#451: The Smokers of Hashish (1934) by Norman Berrow

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Aaaah, Norman Berrow.  Such highs, such lows, so much middle ground.  I can’t think of anyone else who leaves me on such a knife-edge: with a few adjustments here and there Berrow could well have written some genre classics, and it’s often an agonising fascination waiting to see which way the book falls.  So now we’re back at the very beginning with his first novel The Smokers of Hashish (1934), decidedly more adventure than detection, where he applies his chameleonic tendencies to some (ahem) intrigue in Tangier.  As you may expect from a book of this era with this title, the result is pulpy fun, though with two neat moments to distinguish it.

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#376: Fingers for Ransom (1939) by Norman Berrow

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You can tell it’s been a tough couple of weeks, because I’ve reverted to my reading Happy Place — Carter Dickson, Max Afford, and now Norman Berrow (there was a traumatic Ngaio Marsh experience in there, too, but the less said about that the better).  My entirely non-chronological sampling of this delightful Kiwi — probably the most purely joyous GAD author I read — continues apace, since this is the preceding title to Murder in the Melody (1940), the last Berrow I read…no, I have no idea why I’m doing it like this.  I’ll make sure his debut The Smokers of Hashish (1934) is the next Berrow I pick up.  Just bear with me, eh?  It’s been a tough couple of weeks.

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#355: Change a Letter, Alter the Plot

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If you’ve been paying attention, especially to my comments left both here and elsewhere, you’ll be aware that my typing is rather famously variable.  90% of the time I’m good, but that other 10% — man, some errors there are.  Writing something recently, I made reference to the novel Five Little Pugs by Agatha Christie and then — catching myself in time to correct it — I had a thought…

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#324: Murder in the Melody (1940) by Norman Berrow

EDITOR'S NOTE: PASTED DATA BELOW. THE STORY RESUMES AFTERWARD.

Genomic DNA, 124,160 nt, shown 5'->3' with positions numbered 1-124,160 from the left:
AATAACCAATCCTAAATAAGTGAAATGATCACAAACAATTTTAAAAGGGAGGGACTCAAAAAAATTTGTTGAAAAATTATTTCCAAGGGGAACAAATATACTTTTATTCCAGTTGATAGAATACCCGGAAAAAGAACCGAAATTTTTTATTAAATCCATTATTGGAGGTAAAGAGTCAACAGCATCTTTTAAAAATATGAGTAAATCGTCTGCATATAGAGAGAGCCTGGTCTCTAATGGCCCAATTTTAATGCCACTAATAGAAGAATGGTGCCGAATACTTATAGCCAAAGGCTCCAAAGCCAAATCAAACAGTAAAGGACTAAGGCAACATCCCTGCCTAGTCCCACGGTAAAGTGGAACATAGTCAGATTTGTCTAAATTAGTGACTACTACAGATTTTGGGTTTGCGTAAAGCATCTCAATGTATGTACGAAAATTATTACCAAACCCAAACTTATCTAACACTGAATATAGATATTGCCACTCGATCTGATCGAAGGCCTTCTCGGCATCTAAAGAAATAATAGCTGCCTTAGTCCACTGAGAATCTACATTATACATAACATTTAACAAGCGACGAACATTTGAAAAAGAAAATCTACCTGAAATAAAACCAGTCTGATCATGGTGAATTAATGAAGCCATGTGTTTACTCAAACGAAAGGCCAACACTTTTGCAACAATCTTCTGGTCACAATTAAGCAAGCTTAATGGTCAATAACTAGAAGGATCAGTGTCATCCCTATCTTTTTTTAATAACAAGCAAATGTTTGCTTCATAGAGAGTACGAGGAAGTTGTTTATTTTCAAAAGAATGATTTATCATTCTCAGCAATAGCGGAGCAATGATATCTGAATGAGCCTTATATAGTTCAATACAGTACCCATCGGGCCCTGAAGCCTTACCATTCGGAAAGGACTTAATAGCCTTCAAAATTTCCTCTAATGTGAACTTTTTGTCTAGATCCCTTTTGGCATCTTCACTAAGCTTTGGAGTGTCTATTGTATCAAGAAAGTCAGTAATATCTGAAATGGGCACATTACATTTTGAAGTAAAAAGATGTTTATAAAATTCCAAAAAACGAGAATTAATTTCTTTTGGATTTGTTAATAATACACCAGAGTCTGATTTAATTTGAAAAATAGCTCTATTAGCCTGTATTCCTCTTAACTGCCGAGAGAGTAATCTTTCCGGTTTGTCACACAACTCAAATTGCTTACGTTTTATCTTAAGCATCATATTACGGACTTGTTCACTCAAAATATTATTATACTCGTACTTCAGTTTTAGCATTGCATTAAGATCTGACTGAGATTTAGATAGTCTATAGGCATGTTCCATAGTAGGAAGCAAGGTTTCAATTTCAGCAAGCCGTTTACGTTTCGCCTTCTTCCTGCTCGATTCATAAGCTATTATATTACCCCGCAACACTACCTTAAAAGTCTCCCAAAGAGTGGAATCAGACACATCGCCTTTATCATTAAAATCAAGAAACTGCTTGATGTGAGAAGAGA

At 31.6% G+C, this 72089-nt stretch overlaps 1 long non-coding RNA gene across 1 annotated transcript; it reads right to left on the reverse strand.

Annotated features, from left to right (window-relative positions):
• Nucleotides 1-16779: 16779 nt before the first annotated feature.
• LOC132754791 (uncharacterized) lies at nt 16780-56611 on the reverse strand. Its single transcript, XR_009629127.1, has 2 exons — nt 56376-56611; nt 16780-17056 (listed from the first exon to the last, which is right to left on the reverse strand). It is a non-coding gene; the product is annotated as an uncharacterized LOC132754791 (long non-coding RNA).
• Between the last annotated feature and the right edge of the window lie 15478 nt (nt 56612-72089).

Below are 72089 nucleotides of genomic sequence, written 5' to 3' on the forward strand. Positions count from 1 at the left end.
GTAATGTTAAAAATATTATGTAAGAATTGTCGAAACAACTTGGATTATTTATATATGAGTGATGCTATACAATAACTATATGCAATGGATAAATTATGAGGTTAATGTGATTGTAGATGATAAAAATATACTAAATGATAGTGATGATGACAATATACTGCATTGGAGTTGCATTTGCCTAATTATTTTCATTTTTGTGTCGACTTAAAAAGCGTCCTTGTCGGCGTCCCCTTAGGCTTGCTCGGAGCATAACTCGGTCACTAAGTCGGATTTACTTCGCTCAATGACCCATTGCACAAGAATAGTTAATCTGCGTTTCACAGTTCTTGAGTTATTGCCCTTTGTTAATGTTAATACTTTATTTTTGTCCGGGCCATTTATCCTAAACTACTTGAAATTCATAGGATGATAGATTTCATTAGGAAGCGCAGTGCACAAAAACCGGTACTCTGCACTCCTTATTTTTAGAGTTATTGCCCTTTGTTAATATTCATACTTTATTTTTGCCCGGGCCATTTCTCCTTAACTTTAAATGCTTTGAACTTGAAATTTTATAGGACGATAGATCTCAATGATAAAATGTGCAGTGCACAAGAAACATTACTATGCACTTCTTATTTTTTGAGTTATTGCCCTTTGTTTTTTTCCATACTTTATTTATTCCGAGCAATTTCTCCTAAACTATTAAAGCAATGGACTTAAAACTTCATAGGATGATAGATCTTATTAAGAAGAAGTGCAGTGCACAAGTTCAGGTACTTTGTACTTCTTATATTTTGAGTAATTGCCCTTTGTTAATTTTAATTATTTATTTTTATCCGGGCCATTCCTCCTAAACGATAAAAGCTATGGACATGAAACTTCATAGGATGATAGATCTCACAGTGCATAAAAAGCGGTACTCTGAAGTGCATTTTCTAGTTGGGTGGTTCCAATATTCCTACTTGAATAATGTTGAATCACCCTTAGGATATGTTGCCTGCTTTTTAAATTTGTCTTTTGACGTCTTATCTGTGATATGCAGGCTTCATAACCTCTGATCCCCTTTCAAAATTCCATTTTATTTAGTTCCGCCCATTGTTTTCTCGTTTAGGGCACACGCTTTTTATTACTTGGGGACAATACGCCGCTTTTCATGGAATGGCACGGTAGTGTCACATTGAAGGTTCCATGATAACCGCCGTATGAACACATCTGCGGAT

murder-in-the-melody.jpgAs I wend my merry way through the works of Norman Berrow — this is the seventh book of his I’ve read, thanks to the wonderful efforts of Ramble House in republishing his entire catalogue — I’m forced into a certain awareness: I really like his style of mystery, even though they fall slightly below the standard I’d typically expect.  His characters are fun, his situations inventive, he doesn’t bog you down in mucilaginous prose, and the fact that he jumped between five different (albeit short) series plus standalones in his career invited a certain variation in his approaches that stops things getting samey.  If the plots occasionally fall short of full brilliance…I can live with that.  But it makes things a little tricky from a reviewing perspective.

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#267: One Thrilling Night (1937) by Norman Berrow

One Thrilling NightSometimes I think it is possible to become jaded from reading too much of the same type of book.  I signed up to this GAD blogging lark on my own initiative, and it’s the genre I prefer to read, but the need to get in at least one, and ideally two, a week to meet my own self-imposed deadlines can lead at times to a little disaffection creeping in.  Thankfully, via the exemplary work of Fender Tucker’s Ramble House imprint, I have discovered the books of Norman Berrow, and so if my will be wandering I have the option of returning to the lightness and joy of his entertaining milieu.  He’s not a plotter par excellence, but I find these books fun in a way that obviates my usual requirements in this direction.  Prose before pose, dudes.

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#248: The Secret Dancer (1936) by Norman Berrow

Secret DancerIn a week that saw me start and quit three books in a row, it was a relief to open Norman Berrow’s third novel and be put immediately at ease by his nimble capturing of the pre-show backstage goings-on at the latest, most fashionable theatre in London.  From the music described as “…a shamelessly stolen conglomeration of Mexican airs, assembled in Tin-Pan Alley, shipped to Europe, and played with astonishing variations” to the beautiful summation of leading lady Lili La Paz as “a miracle to watch; and hell to live with”, it’s the sort of opening salvo that reminds me why I return time and again to Berrow and his slightly disappointing impossibilities (the man does love a secret passage): simply put, he writes glorious prose.

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